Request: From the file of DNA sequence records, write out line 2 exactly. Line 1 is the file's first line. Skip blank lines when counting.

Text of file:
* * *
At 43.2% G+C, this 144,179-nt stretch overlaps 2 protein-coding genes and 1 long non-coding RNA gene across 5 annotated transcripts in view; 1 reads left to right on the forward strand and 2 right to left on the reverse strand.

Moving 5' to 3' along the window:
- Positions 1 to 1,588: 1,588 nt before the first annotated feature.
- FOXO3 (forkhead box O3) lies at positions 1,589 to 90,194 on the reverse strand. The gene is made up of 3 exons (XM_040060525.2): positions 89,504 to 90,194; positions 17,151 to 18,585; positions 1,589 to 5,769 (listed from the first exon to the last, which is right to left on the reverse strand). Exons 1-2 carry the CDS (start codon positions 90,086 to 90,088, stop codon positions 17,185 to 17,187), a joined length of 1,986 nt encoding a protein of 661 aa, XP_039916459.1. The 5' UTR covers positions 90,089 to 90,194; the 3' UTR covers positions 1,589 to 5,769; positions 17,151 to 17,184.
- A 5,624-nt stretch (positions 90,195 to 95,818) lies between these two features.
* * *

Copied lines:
Moving 5' to 3' along the window: